Juan Elias

Children's Movement for Peace

The Story of his Life

Background

Juan Elias was born into the war. He lived a privileged childhood with plenty of food and money unlike many of other poor and displaced Colombians. His family owned a farmhouse and his own very large home. When he turned eight his aunt and her four children moved in with his family which included his father, mother, and brother, Andres. That same year that his aunt's family moved in their cattle at the farm was stolen. On Christmas, they were singing carols in their home when gunshots sounded in the street, the next day Juan and Andres found 25 holes in the side of their house. Later on the whole family was blackmailed for a total of 10,000 dollars. Juan's father notified the police and they sent the money to the designated pick up destination. No one came to pick up the money but later that week their mother was being followed and soon they were once again threatened but this time it was a threat to kidnap Juan. The day after the threat they moved to the town of Bucaramanga and within a week their was news of another dentist in Aguachica who was shot. Generally, a displaced family is horribly poor but Juan's family was luckier and they rented a large house to live in. After two years they moved back to Aguachica but left Juan's brother, Andres, there to finish school. In Aguachica a new mayor was elected and he tried to pitch a referendum that would make Aguachica a model town in showing how Columbia can accomplish peace. Peace concerts and events were arranged, hundreds attended. Juan became well known for his efforts in getting the youth involved in the earlier referendum, thus making him put at more of a risk. People outspoken for peace were often forced to leave the town due to threats. The majority that voted, 70,000 total, voted against violence and that led to a temporarily more peaceful atmosphere. Hugo, the family's horse trainer back at their farm, was murdered after the farm house had been set on fire and his nephew's own murder; all supposedly done by rebels who didn't like the idea of the referendum.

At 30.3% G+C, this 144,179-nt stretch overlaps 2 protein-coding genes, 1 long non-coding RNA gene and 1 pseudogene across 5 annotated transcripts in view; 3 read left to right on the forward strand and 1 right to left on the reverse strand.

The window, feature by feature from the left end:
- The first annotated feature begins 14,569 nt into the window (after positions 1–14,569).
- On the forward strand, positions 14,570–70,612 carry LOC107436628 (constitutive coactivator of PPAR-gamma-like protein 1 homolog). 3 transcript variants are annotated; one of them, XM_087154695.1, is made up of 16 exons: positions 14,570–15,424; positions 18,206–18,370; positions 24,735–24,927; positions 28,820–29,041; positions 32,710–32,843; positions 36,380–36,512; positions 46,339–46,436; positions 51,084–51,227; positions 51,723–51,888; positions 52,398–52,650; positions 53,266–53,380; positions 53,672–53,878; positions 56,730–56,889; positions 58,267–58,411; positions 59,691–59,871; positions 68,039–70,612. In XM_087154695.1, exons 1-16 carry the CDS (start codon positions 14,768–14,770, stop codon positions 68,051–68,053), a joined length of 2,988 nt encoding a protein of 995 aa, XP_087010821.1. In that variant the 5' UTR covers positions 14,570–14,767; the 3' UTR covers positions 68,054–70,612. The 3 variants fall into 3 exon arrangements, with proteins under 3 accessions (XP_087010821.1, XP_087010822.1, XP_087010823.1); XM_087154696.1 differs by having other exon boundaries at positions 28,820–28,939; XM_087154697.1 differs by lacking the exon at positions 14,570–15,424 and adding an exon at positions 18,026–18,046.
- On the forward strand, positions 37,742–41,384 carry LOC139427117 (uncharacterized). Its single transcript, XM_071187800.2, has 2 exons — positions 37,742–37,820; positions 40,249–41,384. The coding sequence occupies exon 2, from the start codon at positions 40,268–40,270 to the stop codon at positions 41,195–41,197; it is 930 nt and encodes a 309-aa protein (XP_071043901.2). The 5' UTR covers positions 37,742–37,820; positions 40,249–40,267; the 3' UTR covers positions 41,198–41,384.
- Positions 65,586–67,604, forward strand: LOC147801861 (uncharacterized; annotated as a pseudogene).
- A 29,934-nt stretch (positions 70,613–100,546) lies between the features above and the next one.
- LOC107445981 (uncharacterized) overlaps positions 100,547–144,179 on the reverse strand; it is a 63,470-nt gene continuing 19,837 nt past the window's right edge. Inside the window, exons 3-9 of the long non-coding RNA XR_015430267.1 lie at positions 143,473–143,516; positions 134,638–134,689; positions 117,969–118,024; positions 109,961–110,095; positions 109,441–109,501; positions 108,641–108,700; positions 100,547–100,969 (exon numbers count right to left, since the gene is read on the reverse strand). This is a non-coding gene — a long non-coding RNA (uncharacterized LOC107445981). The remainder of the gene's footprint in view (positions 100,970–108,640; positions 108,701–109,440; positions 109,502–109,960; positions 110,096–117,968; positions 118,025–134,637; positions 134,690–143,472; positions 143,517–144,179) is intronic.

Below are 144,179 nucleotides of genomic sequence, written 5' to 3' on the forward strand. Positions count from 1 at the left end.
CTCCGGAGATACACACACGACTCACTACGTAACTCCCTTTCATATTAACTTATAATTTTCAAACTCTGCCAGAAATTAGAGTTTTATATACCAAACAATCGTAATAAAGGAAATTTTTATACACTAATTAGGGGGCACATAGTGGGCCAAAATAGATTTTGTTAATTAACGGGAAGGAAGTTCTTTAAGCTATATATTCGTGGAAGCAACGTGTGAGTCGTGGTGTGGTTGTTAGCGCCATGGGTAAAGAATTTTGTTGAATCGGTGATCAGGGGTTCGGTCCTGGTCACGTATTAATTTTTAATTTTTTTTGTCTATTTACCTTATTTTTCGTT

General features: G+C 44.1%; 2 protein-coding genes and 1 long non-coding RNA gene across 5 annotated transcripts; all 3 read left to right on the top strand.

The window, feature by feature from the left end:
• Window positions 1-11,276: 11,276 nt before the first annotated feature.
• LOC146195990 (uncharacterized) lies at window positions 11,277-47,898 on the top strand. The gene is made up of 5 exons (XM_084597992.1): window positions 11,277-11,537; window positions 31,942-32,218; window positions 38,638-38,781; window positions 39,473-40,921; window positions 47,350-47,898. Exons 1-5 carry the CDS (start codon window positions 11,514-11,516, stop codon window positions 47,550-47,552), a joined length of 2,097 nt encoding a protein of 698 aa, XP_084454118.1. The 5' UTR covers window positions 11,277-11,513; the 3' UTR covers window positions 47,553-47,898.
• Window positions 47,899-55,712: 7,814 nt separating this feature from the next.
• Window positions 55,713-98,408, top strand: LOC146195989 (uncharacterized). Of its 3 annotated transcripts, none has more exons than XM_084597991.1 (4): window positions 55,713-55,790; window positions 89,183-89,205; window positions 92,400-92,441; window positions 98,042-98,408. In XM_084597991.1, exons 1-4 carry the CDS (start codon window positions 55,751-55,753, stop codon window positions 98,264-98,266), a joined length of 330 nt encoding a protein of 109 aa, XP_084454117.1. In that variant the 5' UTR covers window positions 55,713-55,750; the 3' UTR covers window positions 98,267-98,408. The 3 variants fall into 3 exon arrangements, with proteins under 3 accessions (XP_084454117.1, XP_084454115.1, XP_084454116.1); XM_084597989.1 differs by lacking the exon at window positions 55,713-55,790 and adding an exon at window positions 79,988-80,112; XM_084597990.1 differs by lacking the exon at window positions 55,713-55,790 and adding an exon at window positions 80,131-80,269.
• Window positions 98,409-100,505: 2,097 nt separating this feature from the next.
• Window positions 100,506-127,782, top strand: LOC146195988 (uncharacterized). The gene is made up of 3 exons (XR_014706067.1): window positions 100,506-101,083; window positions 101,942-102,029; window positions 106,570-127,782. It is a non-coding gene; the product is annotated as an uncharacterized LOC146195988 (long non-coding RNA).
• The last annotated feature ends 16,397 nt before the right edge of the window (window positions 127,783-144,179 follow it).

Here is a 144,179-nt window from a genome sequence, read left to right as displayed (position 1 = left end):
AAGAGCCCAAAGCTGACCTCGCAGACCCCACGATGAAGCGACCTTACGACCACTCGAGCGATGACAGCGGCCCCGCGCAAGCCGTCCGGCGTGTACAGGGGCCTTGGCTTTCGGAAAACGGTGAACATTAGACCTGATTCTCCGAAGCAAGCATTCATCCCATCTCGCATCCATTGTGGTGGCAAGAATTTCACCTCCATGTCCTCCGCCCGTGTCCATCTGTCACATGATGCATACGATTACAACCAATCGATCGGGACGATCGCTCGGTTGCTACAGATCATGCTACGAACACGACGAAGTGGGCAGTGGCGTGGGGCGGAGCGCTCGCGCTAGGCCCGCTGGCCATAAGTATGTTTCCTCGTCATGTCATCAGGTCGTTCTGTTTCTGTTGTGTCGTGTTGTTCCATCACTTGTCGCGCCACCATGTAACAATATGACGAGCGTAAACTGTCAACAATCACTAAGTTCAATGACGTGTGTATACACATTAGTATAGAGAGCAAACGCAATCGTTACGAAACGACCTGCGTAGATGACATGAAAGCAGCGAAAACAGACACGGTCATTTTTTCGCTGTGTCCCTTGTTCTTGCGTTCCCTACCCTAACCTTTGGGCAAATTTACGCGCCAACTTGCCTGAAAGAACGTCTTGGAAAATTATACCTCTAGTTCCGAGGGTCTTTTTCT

His Father's Murder

There were warning signs of his father's oncoming murder but they hadn't realized they were signs until after his murder. One day Juan's father and his brother were blocked from going to their farm and threatened by a man with a gun asking when he gets home from school. After that his mother called the Army base and hired three bodyguards to protect him. The guards never showed up so he was forced not go back to school for his safety. The day of his father's murder they drove to his work. There was one regular client inside with a few others, the others are now suspected to be the assassins. Juan's father and his cousin Luche were both shot and brought to the same hospital. When the assassins had ran from the dental office Juan's father came stumbling out and calling for help for Luche. Later, when they were alerted about their father's shooting they were at the doors of the emergency room. His mother was pressed against them while he stood about five yards back. Many people were in the room, friends, other family, even the mayor. The mayor had talked to him and told him that his father would make it, that he had been seen saying he was okay but to get help for his cousin since she was worse off. He believed him, he was important man and how or why would he be wrong? Juan had been busy listening to the mayor and trying to lift his own spirits and hadn't noticed that a doctor had come out to talk to his mother. One of Luche's friends had overheard the doctor talking to Juan's mother and stumbled over and told him that his father had died. Luche was still alive though. Juan's mother had requested a helicopter for their cousin Luche but it came too late and she was already being driven in an ambulance to Bucaramanga. A landslide occurred on their drive to Bucaramanga and Luche did not survive the wait, everyone else in the ambulance survived. Juan blamed himself for his father's murder and believed his publicity had brought the violent killing upon his father.